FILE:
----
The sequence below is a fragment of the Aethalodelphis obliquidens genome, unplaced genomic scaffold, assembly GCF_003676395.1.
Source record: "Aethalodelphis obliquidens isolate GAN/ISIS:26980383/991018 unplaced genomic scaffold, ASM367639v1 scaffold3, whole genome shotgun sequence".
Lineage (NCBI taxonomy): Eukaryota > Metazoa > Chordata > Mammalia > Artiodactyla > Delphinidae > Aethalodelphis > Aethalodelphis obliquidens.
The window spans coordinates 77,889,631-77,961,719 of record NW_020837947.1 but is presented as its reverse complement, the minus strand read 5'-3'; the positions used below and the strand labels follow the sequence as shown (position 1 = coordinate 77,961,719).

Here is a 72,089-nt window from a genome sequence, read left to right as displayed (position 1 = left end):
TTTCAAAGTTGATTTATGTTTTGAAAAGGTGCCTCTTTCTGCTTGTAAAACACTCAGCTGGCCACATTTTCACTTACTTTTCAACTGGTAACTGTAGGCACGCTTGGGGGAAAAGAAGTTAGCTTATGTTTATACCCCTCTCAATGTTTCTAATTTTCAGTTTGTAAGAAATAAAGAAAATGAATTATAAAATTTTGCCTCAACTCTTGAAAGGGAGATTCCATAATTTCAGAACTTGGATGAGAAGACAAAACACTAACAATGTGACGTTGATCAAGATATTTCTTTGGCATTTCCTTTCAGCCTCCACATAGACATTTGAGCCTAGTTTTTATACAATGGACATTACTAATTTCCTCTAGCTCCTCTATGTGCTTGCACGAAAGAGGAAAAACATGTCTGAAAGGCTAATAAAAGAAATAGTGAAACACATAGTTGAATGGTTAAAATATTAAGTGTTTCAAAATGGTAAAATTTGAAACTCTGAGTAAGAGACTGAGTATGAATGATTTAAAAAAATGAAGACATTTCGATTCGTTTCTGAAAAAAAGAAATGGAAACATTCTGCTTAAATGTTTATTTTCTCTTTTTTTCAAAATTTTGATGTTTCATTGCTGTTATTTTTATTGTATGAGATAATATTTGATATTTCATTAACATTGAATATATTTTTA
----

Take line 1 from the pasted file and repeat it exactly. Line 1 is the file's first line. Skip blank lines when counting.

The sequence below is a fragment of the Aethalodelphis obliquidens genome, unplaced genomic scaffold, assembly GCF_003676395.1.